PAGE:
Thursday, 29 May 2014

The Fault In Our Stars

WRITTEN BY: Scott Neustadter, Michael H. Weber
DIRECTED BY: Josh Boone
STARRING: Shailene Woodley, Ansel Elgort, Nat Wolff, Laura Dern, Willem Defoe
RATING: 3.5 stars

As book lovers so often lament, the film is never quite as good as the original literature. The Fault In Our Stars is no different, but the film is still an emotional roller coaster that manages to delicately tackle some important issues related to childhood illness and first love. It reminded me of A Walk To Remember, which was based on a Nicholas Sparks novel, but I thought that film was better. Nonetheless, with an impressive and convincing cast, The Fault In Our Stars is at the very least sure to make your eyes water, while some may even weep more than once.

Based on John Green's novel, The Fault In Our Stars centres on teenagers Hazel (Shailene Woodley) and Gus (Ansel Elgort) who meet at a cancer support group. They are immediately drawn to each other and share their deepest thoughts. They soon fall in love despite Hazel having to lug around an oxygen tank and Gus having a prosthetic leg. While Gus is in remission, there is the possibility that Hazel's lungs could give out at any time and she could die. Hazel introduces Gus to her favourite novel about a girl with cancer but the book ends abruptly, leaving Gus wondering what happens next. The author Peter Van Houten (Willem Dafoe)  is a recluse but the pair still try to track him down in Amsterdam to find out what happens to the characters after the novel concludes.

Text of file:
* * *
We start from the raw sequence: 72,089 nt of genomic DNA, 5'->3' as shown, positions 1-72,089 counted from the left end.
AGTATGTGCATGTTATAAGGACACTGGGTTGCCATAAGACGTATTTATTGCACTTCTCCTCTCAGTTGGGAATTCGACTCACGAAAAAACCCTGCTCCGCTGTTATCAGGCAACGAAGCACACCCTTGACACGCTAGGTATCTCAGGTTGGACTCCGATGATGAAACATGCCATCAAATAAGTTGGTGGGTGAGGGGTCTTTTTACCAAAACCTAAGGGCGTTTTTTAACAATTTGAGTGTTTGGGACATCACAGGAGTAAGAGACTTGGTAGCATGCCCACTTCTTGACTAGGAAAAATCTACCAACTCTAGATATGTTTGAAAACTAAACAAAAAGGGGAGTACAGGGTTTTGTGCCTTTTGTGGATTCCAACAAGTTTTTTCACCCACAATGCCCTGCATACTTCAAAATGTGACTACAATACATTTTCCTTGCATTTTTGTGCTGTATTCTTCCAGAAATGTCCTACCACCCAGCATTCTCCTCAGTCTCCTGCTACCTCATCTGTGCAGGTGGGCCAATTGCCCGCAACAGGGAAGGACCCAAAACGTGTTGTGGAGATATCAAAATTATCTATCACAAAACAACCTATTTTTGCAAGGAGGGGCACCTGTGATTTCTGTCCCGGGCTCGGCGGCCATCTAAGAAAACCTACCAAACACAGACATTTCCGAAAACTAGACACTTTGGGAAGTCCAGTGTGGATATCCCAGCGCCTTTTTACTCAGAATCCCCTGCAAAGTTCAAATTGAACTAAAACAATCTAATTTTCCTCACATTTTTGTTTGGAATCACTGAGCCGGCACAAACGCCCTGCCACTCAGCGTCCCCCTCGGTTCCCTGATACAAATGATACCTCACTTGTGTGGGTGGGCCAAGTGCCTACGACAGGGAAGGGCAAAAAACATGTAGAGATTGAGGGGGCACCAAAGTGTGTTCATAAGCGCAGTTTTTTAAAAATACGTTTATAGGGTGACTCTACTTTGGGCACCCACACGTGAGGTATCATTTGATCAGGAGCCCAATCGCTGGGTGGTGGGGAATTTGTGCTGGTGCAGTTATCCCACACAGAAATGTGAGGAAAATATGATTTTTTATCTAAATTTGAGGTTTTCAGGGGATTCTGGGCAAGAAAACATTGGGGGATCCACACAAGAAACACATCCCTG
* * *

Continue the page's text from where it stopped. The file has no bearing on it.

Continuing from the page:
Woodley and Elgort have fantastic chemistry, which is vital to the success of the film. Both give endearing performances and audiences certainly feel for their plight. Nat Wolff plays their friend who must lose his sight to survive cancer. He is an important supporting character and Wolff gives a strong performance, providing some much needed laughs throughout the film. Dafoe is also very good as the quirky and controversial author. Laura Dern plays Hazel's loving mother and has some tough scenes to perform. Unfortunately Sam Trammell is not given enough to work with as Hazel's father. 

The Fault In Our Stars is slow in parts and a little too long, but the film is ultimately a bittersweet tale that teenage audiences in particular will enjoy. 



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